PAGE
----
How nice it is to mention going sledding and having a husband who drops what he’s doing to sharpen his chainsaw the day before a snowstorm. Down came a few “ironwood” saplings (to be used for winter heating) and up we climbed the next day to have some fun.
You’re never too old to coast down a hill. The goats were not impressed.
WINTER IN STRATHEARN
by John Davidson
The twinkling Earn, like a blade in the snow,
The low hills scalloped against the high,
The high hills leaping upon the low,
And the amber wine in the cup of the sky,
With the white world creaming over the rim,
She watched; and a keen aroma rose,
Embodied, a star above the snows;
For when the west sky-edge grows dim,
When lights are silver and shades are brown,
Behind Torlum the sun goes down;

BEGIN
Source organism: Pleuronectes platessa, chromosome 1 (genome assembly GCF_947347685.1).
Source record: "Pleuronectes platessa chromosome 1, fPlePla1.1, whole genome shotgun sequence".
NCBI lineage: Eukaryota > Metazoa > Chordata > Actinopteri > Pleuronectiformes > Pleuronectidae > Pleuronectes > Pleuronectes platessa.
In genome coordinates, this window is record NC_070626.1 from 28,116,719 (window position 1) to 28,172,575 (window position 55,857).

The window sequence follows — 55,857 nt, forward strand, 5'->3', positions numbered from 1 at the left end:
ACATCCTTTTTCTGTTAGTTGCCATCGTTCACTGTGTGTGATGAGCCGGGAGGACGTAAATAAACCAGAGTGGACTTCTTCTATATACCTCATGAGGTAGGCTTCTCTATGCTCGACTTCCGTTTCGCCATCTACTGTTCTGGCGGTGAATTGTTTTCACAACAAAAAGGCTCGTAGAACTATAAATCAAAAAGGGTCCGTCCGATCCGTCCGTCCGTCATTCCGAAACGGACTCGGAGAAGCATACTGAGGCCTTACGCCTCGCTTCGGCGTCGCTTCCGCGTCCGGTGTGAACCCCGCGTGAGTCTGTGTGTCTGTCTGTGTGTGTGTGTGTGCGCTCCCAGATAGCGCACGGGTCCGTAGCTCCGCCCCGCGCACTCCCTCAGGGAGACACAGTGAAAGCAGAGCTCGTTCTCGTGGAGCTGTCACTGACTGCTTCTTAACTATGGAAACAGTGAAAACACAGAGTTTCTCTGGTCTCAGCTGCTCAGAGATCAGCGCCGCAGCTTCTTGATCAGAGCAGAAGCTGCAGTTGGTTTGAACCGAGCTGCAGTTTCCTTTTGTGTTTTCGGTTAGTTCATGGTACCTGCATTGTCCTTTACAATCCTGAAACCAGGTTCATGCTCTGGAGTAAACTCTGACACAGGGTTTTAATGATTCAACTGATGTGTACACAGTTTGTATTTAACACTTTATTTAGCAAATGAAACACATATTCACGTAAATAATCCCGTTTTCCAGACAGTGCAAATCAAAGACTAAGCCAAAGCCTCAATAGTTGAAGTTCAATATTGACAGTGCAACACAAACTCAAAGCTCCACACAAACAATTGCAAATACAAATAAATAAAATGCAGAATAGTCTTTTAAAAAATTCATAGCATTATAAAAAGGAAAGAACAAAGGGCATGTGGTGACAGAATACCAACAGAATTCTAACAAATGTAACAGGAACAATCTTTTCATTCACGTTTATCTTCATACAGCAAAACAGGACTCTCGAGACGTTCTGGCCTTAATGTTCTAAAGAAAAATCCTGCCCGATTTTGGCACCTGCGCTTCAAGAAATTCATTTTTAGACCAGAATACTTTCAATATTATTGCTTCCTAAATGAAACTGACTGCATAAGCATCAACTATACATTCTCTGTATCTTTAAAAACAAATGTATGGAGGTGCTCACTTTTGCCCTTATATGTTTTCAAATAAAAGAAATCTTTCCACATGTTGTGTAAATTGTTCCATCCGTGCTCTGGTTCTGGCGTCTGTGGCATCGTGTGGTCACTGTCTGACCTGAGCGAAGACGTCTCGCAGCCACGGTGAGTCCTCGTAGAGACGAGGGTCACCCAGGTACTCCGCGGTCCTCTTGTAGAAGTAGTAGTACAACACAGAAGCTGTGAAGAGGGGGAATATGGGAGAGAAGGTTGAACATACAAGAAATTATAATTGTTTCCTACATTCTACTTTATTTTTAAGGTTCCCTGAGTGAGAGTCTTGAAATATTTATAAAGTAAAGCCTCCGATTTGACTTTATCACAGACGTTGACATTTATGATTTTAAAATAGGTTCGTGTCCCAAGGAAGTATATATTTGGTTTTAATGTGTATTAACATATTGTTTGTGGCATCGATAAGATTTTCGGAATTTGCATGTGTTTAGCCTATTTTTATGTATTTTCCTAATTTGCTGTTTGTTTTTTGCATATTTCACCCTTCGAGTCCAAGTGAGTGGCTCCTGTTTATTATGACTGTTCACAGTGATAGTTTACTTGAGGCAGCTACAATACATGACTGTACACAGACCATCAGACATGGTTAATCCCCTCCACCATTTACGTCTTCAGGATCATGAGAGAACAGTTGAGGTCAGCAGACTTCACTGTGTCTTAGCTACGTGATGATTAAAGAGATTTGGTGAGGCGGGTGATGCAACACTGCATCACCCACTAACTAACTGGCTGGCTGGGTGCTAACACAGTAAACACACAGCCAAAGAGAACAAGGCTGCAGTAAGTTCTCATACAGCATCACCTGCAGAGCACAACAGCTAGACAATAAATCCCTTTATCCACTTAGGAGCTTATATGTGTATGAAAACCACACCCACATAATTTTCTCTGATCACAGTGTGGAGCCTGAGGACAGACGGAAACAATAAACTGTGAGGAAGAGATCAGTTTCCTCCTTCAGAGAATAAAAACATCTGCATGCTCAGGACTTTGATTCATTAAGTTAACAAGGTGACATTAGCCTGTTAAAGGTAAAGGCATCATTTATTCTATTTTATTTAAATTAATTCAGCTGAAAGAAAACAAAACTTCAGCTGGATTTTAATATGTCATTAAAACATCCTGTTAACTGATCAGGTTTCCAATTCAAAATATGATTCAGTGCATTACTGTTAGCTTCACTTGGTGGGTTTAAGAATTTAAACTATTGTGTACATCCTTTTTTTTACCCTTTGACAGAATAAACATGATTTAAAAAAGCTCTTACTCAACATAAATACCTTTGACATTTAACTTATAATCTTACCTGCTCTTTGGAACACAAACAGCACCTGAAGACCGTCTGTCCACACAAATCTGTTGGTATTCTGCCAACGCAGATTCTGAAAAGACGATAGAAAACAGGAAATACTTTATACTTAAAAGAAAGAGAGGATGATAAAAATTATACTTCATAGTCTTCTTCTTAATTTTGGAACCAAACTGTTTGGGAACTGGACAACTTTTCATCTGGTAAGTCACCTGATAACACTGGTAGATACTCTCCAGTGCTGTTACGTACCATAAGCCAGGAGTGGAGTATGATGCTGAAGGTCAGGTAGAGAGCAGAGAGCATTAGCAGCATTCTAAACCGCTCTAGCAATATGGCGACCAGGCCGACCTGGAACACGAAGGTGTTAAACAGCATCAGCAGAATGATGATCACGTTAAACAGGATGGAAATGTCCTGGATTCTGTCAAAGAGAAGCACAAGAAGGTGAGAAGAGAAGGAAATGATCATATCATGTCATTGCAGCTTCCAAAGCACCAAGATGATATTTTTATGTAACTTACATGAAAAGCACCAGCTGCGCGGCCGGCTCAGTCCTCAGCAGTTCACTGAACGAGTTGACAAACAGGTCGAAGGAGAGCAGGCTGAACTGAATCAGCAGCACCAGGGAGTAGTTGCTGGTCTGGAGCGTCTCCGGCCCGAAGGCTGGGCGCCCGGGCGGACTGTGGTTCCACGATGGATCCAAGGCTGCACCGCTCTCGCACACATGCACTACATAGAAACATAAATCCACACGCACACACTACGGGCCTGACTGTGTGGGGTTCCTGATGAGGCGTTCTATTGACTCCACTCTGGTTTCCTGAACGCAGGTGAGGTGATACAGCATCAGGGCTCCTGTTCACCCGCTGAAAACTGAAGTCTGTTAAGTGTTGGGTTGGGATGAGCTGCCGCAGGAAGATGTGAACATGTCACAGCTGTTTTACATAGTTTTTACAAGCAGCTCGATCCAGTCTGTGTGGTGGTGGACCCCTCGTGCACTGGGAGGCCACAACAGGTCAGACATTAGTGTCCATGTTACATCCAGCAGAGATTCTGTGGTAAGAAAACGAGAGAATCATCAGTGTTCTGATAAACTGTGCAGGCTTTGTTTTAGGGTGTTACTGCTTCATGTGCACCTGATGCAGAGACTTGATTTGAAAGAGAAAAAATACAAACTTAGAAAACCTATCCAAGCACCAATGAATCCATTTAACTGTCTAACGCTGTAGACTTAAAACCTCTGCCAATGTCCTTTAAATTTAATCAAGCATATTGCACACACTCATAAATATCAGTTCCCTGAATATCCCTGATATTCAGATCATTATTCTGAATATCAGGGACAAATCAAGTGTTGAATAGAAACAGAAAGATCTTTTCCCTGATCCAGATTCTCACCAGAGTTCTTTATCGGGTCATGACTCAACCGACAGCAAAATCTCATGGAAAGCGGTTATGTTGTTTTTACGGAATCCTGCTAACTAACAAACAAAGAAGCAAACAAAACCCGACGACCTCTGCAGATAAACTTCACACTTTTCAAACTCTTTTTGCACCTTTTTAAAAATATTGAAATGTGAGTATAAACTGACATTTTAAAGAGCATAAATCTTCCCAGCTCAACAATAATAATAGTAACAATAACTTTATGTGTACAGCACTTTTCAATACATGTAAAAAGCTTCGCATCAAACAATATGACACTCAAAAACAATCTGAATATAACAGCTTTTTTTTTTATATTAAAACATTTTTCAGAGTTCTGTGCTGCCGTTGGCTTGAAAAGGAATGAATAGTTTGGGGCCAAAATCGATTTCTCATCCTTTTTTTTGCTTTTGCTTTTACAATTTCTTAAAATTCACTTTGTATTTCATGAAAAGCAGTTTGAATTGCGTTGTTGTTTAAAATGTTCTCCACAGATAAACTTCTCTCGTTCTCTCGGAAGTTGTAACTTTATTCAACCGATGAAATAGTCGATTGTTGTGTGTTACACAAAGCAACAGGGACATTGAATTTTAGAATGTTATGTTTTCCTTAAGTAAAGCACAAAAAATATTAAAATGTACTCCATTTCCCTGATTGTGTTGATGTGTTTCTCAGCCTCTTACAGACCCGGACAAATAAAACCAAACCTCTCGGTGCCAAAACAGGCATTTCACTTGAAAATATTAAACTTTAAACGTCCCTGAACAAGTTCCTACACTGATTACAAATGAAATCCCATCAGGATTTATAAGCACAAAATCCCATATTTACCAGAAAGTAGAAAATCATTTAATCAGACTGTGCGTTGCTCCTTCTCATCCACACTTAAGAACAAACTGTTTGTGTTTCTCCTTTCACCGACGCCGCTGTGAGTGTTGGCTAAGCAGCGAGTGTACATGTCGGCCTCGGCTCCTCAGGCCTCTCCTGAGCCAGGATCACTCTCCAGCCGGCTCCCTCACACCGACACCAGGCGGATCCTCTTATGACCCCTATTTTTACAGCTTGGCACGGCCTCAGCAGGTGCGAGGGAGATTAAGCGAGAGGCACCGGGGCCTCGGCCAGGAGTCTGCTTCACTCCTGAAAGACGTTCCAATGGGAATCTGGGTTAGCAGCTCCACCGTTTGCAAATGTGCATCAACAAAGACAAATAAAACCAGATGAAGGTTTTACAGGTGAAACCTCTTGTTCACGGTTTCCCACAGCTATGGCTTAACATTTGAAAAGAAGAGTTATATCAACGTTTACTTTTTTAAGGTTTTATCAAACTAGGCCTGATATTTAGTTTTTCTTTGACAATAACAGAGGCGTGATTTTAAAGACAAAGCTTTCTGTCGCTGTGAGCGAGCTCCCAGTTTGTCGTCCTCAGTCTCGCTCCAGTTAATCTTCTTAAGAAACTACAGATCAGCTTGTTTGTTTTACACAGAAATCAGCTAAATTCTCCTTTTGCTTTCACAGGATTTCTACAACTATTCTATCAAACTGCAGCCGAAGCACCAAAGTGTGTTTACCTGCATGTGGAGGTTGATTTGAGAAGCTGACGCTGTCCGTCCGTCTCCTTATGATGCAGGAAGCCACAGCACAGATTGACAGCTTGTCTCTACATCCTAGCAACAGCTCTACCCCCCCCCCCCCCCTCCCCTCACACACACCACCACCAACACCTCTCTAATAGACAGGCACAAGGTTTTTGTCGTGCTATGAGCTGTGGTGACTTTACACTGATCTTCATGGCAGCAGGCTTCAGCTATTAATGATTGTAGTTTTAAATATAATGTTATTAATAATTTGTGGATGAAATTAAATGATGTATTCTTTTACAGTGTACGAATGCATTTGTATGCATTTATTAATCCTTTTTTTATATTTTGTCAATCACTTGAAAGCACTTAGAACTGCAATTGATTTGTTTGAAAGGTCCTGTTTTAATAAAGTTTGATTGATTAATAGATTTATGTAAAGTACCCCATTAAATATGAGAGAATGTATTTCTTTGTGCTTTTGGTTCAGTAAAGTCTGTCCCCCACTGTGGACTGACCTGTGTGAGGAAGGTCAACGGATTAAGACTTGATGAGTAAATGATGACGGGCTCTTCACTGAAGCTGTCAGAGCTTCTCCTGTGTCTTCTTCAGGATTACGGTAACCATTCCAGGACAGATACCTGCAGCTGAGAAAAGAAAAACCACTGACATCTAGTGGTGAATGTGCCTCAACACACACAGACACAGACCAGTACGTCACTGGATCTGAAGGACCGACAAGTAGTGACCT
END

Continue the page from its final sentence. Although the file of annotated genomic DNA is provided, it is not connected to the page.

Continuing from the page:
And from Glenartney, night by night;
The full fair star of evening creeps;
Though spectral branches clasp it tight,
Like magic from their hold it leaps.
And reaches heaven at once. Her sight
Gathers the star, and in her eyes
She meekly wears heaven's fairest prize.
“My brothers and I could not walk thru the deep snow in the road, so we took down the rows of corn stalks to keep from losing ourselves “till we reached our pasture fence. Walter was too short to wade the deep snow in the field, so Henry and I dragged him over the top. For nearly a mile we followed the fence “till we reached the corral and pens. In the howling storm, we could hear the pigs squeal as they were freezing in the mud and snow. Sister Ida had opened the gate and let the cows in from the field to the sheds, just as the cold wind struck and froze her skirts stiff around her like hoops. The barn and stables were drifted over when we reached there. The roaring wind and stiffling snow blinded us so that we had to feel thru the yard to the door of our house.“ Excerpt from American Memory Blizzard of 1888